If privacy is a concern, or if it’s difficult for you to make it to a clinic, testing at home is an option. You may be able to buy these tests at your local drug store; you can definitely order them online. FYI, they are often more expensive than getting tested at a clinic.

Home Access HIV-1 test

This test uses blood from a finger prick to look for HIV antibodies. You put your sample in a postage-paid envelope and send it to a lab. You use a code number to call the lab and get your anonymous results within 7 business days.

If the Home Access HIV-1 test is positive…

… the company automatically does a second test to confirm this result using the same blood sample. When they send the result, they include information about the nearest health care provider who can counsel you and care for your health.

OraQuick in-Home HIV test

This test uses a mouth swab to look for HIV antibodies. You collect the swab yourself and get the results in your home, so it’s totally anonymous. Results are ready in about 20 minutes. Because antibodies are at lower levels in saliva, it may take longer than 3 months after exposure for this test to be accurate.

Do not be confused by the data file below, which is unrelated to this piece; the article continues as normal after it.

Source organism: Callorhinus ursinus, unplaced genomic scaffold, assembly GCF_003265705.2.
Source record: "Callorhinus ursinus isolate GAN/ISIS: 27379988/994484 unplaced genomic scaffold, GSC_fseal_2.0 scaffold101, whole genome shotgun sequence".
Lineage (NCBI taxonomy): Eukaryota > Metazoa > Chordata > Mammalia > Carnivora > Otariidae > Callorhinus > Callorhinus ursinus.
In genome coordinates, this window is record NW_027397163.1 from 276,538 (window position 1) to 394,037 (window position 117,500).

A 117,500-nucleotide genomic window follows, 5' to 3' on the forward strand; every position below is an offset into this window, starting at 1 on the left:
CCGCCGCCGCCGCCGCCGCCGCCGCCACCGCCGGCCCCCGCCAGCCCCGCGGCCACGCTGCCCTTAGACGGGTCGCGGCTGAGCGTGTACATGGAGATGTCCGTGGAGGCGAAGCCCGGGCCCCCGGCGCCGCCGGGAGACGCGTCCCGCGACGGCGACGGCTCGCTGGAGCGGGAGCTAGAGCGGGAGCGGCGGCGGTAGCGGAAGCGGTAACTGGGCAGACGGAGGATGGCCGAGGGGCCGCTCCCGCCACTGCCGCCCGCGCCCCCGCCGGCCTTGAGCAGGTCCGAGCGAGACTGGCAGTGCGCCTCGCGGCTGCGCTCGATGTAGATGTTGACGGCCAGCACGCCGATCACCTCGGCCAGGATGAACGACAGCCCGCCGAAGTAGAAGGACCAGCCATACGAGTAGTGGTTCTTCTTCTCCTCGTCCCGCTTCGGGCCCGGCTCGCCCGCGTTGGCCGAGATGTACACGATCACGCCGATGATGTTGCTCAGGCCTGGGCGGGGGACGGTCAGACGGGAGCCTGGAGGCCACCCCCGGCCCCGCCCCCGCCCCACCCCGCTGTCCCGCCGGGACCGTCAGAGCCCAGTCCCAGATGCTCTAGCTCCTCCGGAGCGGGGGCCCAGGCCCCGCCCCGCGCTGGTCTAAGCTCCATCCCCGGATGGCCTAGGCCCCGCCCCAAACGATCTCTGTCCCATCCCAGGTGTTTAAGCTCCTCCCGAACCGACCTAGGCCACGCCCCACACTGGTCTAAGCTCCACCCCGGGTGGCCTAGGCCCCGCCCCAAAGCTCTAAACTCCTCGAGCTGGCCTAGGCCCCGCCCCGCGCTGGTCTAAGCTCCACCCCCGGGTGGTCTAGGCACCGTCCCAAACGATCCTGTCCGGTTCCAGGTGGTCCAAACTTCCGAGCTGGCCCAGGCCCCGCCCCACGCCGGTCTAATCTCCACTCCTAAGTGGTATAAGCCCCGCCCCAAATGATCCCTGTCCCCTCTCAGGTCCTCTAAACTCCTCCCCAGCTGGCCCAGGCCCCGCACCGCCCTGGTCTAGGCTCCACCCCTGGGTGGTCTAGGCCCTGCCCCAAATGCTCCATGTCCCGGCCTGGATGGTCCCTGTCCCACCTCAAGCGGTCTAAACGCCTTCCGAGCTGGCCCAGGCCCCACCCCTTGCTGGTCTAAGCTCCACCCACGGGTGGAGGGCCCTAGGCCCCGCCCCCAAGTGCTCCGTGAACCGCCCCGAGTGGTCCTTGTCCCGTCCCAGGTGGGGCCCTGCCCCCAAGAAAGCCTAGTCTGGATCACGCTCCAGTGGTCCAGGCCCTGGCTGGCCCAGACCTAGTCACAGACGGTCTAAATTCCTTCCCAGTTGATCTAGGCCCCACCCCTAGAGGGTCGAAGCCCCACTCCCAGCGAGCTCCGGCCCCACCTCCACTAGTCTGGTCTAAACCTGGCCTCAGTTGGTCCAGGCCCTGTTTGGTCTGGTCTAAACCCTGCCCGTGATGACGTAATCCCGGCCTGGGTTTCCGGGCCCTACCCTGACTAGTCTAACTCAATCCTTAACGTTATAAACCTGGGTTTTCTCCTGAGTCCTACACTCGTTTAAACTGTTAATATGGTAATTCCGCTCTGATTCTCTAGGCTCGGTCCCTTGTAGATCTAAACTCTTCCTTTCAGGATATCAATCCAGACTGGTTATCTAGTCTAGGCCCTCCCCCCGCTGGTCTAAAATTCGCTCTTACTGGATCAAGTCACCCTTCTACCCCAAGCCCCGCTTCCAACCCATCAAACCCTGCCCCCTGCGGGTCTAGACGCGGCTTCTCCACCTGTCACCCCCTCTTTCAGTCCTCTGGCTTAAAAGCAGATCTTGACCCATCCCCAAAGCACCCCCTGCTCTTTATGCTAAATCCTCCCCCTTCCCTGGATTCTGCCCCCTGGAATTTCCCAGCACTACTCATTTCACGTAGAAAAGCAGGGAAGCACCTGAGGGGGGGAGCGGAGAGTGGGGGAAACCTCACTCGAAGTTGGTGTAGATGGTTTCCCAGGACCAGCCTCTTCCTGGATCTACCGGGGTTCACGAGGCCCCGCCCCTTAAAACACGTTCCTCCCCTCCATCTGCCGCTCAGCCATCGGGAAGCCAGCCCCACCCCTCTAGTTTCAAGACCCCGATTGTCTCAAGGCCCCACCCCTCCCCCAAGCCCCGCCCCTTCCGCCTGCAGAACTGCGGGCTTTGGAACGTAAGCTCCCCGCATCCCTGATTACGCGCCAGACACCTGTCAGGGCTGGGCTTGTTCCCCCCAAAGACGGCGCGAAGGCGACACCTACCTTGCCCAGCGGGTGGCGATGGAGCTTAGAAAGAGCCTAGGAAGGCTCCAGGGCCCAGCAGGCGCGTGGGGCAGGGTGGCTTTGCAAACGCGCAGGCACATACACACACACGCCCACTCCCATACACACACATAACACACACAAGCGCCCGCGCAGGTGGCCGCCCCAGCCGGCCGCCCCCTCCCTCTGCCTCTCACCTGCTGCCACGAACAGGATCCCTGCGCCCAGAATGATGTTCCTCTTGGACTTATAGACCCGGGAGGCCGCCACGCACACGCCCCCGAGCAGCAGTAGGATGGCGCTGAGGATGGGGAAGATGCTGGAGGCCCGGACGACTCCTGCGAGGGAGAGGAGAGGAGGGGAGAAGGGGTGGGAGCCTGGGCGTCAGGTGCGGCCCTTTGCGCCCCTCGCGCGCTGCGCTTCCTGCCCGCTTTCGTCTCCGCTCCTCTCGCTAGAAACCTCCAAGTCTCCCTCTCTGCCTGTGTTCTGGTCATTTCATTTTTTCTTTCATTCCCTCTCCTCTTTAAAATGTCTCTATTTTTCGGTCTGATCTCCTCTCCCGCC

If the OraQuick test is positive…

… call OraQuick’s anonymous hotline to find a provider near you who can confirm with another test.

If the OraQuick or Home Access HIV-1 tests are negative…

… and it has been more than 3 months since your last possible exposure, you can be nearly certain that you are HIV-negative.

… and it has been less than 3 months, consider testing again after 3 months have passed, or talk to a health care provider about other testing options.

With so many options for HIV testing, it may help to discuss them with your provider. Whatever kind of test is best for you, it’s important to know your status in order to keep yourself and others healthy! Keep reading if you want to learn more about preventing HIV, living with HIV, or what we know about HIV and birth control.

Meera Shah, MD, MS, AAHIVS, is a family physician working at Callen-Lorde Community Health Center in New York City. She specializes in women’s health and HIV and transgender care. In her free time, she enjoys reading and traveling to new parts of the world.

read more about: how-to, stis, health, hiv, provider perspective